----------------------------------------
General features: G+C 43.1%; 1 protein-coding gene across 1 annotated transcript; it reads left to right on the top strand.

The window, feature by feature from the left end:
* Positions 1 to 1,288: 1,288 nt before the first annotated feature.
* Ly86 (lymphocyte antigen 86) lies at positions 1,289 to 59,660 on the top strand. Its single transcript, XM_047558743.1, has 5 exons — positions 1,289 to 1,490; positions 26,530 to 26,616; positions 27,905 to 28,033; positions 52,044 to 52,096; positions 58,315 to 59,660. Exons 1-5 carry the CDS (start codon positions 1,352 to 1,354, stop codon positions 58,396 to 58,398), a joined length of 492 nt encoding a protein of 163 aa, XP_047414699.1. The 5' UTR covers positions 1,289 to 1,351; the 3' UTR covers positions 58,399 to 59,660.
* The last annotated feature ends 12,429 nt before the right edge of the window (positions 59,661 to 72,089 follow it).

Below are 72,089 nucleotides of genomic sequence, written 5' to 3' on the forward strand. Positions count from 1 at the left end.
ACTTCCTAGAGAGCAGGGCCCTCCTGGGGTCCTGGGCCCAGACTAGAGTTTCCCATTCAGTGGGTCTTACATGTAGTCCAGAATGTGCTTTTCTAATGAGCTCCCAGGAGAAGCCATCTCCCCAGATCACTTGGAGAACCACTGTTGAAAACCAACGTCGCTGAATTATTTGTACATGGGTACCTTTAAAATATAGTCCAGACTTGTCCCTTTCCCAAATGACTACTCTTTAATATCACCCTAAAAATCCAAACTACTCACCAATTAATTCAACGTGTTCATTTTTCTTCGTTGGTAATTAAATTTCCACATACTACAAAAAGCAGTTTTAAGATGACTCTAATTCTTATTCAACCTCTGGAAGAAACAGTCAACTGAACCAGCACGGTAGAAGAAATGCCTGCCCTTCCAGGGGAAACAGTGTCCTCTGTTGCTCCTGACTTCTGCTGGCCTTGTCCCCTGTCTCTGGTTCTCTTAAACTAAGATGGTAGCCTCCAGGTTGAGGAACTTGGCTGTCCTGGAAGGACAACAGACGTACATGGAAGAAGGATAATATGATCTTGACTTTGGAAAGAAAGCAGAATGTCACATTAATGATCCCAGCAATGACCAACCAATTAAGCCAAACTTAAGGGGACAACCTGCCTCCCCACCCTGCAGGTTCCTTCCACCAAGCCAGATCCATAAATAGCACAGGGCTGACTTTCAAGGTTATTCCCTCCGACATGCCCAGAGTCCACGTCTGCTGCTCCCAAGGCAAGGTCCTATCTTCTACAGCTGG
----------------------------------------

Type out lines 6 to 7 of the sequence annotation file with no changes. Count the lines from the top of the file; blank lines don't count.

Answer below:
Below are 72,089 nucleotides of genomic sequence, written 5' to 3' on the forward strand. Positions count from 1 at the left end.
ACTTCCTAGAGAGCAGGGCCCTCCTGGGGTCCTGGGCCCAGACTAGAGTTTCCCATTCAGTGGGTCTTACATGTAGTCCAGAATGTGCTTTTCTAATGAGCTCCCAGGAGAAGCCATCTCCCCAGATCACTTGGAGAACCACTGTTGAAAACCAACGTCGCTGAATTATTTGTACATGGGTACCTTTAAAATATAGTCCAGACTTGTCCCTTTCCCAAATGACTACTCTTTAATATCACCCTAAAAATCCAAACTACTCACCAATTAATTCAACGTGTTCATTTTTCTTCGTTGGTAATTAAATTTCCACATACTACAAAAAGCAGTTTTAAGATGACTCTAATTCTTATTCAACCTCTGGAAGAAACAGTCAACTGAACCAGCACGGTAGAAGAAATGCCTGCCCTTCCAGGGGAAACAGTGTCCTCTGTTGCTCCTGACTTCTGCTGGCCTTGTCCCCTGTCTCTGGTTCTCTTAAACTAAGATGGTAGCCTCCAGGTTGAGGAACTTGGCTGTCCTGGAAGGACAACAGACGTACATGGAAGAAGGATAATATGATCTTGACTTTGGAAAGAAAGCAGAATGTCACATTAATGATCCCAGCAATGACCAACCAATTAAGCCAAACTTAAGGGGACAACCTGCCTCCCCACCCTGCAGGTTCCTTCCACCAAGCCAGATCCATAAATAGCACAGGGCTGACTTTCAAGGTTATTCCCTCCGACATGCCCAGAGTCCACGTCTGCTGCTCCCAAGGCAAGGTCCTATCTTCTACAGCTGG